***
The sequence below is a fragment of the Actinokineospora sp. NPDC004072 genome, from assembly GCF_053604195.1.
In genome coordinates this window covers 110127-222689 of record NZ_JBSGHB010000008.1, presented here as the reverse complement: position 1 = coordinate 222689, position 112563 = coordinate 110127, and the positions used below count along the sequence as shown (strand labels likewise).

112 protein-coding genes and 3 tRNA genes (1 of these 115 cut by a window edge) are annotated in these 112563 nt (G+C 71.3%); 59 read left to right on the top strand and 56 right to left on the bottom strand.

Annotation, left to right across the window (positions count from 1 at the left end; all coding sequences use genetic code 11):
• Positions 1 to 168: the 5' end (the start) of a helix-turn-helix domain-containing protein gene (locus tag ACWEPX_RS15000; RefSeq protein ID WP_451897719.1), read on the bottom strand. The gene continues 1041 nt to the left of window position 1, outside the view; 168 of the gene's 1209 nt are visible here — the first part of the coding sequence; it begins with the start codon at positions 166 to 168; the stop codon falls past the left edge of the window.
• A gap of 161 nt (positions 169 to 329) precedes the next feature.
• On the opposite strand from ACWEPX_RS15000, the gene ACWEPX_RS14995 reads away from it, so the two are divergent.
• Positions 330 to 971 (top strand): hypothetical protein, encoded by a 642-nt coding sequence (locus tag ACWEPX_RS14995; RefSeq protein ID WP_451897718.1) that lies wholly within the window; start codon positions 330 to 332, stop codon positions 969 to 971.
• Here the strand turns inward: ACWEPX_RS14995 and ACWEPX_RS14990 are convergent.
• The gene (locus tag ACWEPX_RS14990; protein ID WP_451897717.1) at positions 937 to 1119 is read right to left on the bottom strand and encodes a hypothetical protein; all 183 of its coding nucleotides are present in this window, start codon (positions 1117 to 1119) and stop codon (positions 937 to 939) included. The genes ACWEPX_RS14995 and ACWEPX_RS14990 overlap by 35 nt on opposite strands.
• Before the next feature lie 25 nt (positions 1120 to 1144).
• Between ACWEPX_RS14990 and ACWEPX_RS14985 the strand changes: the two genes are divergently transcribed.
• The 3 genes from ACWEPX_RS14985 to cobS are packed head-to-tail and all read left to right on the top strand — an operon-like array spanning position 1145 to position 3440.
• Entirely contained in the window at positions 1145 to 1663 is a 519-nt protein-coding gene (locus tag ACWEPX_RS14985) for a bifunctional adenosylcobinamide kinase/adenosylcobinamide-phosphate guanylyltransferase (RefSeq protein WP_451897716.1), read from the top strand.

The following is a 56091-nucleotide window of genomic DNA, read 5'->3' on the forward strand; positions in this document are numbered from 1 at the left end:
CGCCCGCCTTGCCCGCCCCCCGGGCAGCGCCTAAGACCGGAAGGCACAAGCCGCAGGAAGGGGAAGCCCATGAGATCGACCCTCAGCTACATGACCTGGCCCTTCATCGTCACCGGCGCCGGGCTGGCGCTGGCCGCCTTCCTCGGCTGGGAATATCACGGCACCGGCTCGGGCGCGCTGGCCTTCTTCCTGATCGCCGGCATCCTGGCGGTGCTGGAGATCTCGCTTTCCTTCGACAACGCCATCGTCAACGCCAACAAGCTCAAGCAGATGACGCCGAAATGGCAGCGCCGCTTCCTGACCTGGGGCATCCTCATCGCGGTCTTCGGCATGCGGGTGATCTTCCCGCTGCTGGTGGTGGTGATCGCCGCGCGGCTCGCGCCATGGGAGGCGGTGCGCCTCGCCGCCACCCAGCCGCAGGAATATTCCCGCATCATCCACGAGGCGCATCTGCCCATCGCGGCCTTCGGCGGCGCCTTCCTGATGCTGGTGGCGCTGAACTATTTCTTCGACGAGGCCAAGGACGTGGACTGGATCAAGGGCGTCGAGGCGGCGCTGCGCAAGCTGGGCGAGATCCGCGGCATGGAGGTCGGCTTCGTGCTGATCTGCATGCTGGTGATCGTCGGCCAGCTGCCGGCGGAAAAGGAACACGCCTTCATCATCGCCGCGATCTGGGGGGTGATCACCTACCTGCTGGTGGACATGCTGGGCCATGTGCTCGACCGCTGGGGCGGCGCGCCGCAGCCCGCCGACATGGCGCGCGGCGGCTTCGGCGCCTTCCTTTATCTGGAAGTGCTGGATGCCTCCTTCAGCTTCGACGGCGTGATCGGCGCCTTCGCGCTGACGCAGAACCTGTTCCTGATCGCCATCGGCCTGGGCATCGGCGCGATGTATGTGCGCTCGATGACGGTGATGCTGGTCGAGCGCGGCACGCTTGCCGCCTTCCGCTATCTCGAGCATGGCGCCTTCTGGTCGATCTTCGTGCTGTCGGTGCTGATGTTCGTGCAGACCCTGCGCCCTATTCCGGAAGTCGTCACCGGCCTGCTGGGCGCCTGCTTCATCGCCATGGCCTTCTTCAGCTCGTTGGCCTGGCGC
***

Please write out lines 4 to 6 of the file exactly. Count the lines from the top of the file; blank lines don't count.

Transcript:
Annotation, left to right across the window (positions count from 1 at the left end; all coding sequences use genetic code 11):
• Positions 1 to 168: the 5' end (the start) of a helix-turn-helix domain-containing protein gene (locus tag ACWEPX_RS15000; RefSeq protein ID WP_451897719.1), read on the bottom strand. The gene continues 1041 nt to the left of window position 1, outside the view; 168 of the gene's 1209 nt are visible here — the first part of the coding sequence; it begins with the start codon at positions 166 to 168; the stop codon falls past the left edge of the window.
• A gap of 161 nt (positions 169 to 329) precedes the next feature.